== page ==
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Poynting vector power flow question

  1. Nov 29, 2008 #1
    Im aware that the complex electromagnetic powerflow from a solid is described by the poynting vector (see 1.1), however Im not sure how the 1/2 term arises in the formula

    [tex]1/2\oint\vec{E} \times \vec{H}.ds[/tex] (1.1)

    where [tex]\times[/tex] = vector cross product and ds denotes a variance in the surface of the object

    From the textbook I read, it says that [tex]\vec{E}[/tex] and [tex]\vec{H}[/tex] are peak phasors, not RMS which is meant to explain the 1/2 term, but from my understanding, the Vrms of a sinusoidal is always Vpeak/sqrt(2) where Vpeak = peak voltage of sinusoid. So Im really confused

    Can anyone help me out here ?

  2. jcsd
  3. Nov 30, 2008 #2


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    E and H each get divided by sqrt{2}, so their product is divided by 2.
  4. Dec 2, 2008 #3
    Ok I get the maths, but why is the E and H vectors divided by sqrt(2) ? In calculating electromagnetic power flow, are we only interested in the effective power being emitted from a solid ?
  5. Dec 2, 2008 #4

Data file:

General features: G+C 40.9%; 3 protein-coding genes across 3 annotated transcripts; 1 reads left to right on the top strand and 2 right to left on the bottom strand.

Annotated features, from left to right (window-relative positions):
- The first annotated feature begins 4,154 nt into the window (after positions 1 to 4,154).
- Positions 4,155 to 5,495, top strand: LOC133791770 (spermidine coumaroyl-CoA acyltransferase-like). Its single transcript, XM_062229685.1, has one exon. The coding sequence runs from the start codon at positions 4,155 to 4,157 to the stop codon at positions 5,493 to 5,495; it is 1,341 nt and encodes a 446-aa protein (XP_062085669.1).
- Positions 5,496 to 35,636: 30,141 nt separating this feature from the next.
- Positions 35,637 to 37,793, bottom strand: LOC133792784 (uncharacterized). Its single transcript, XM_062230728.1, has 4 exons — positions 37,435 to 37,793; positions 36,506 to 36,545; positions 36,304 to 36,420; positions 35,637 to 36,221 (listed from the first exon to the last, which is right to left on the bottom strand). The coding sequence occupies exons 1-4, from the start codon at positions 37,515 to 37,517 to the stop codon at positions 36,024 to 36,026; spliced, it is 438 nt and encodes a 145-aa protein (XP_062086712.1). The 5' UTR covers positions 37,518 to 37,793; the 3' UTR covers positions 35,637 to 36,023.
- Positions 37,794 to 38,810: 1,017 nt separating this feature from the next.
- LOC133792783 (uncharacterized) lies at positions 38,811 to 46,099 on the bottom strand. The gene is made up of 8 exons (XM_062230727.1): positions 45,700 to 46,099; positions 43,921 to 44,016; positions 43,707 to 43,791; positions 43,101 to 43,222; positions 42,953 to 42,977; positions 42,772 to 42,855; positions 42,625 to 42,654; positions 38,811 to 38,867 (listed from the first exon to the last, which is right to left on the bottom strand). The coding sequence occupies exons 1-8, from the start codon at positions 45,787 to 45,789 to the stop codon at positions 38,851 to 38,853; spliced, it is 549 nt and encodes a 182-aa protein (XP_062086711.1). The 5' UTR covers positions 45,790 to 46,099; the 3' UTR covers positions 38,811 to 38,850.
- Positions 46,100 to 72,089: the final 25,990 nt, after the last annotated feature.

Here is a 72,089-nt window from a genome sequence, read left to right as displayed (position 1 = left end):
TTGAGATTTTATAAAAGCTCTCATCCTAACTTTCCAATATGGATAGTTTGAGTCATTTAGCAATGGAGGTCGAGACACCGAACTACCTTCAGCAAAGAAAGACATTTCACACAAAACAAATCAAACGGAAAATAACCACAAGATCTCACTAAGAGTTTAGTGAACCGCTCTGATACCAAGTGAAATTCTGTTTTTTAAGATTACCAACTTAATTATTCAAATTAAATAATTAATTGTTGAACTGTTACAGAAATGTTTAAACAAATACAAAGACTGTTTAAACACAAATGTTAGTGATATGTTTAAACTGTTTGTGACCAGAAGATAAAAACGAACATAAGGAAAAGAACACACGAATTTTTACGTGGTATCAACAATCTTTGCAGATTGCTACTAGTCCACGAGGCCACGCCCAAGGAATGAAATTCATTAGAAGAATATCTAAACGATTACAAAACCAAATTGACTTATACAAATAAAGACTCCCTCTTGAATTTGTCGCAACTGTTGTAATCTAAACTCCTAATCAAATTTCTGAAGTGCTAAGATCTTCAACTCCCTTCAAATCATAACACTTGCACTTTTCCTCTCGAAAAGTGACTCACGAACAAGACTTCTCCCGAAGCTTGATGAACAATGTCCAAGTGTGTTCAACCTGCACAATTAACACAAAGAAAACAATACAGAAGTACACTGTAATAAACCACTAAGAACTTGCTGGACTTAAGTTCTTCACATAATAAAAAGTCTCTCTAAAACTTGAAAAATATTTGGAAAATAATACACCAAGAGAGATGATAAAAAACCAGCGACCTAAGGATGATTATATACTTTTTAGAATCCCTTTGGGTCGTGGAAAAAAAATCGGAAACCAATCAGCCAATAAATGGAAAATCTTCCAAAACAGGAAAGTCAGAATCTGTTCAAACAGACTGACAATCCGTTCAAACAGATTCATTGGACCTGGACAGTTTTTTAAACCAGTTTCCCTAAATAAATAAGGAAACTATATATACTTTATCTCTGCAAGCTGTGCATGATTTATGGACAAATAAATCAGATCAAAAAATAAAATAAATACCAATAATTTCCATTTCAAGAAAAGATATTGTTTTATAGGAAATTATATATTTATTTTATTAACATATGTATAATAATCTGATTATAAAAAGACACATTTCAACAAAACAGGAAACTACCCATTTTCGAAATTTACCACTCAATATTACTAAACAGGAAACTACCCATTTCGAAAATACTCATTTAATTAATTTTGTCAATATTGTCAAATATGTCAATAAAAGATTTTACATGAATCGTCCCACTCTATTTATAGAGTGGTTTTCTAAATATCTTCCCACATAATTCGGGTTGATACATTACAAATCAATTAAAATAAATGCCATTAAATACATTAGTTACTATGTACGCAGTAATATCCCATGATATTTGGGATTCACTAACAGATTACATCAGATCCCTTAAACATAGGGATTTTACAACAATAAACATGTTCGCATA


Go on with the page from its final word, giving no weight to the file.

Ben Niehoff

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    The equation is wrong. The Poynting vector should be

    [tex]\frac12 \Re \{ \vec E \times \vec H^* \}[/tex]

    That is, with the complex conjugate of H. This expression gives the real power emitted (hence the real part being taken). The imaginary part gives the reactive power, which is not part of the net energy transfer.

    The factor of 1/2 comes because we are using complex phasors to represent real fields by means of

    [tex]\vec E_{\textrm{real}} = \Re \{ \vec E (\cos \omega t + i \sin \omega t) \}[/tex]

    Therefore, every phasor field actually represents two oscillatory fields superimposed over each other, 90 degrees out of phase. Thus when we calculate the power or intensity, we will overshoot by a factor of 2.
  6. Dec 3, 2008 #5
    Ok how do you obtain the 2 mathematically ?

    Is it from realising that

    cos(theta) = [exp(j*theta) + exp(-j*theta)] /2

    sin(theta) = [exp(j*theta) - exp(-j*theta)] / (2*j)

    Or that when you integrate a cos(theta)^2 term you end up with a 1/2 constant in your result ?

    Note j = i
  7. Dec 3, 2008 #6
    Cos^2(theta) + Sin^(theta) = 1

    So the time average of Cos^2(theta) must be 1/2.

    Thats all there is to the 1/2.

    Note: Cos^2(theta) is the same as Cos(Theta)^2
  8. Dec 6, 2008 #7
    All right, to show my understanding of this concept, I just want to run some things through with everyone

    1) We take the real part of E x H divided by a half since practically, we are interested in the real power, not the reactive power

    2) The reason for dividing by 2 arises from the fact that the E or H field consists of 2 sinusoidal components and the definition of power being the average energy over a period of time

    3) the cos^2(theta) is a mathematical product of the E x H cross product operation

    Please feel free to correct me
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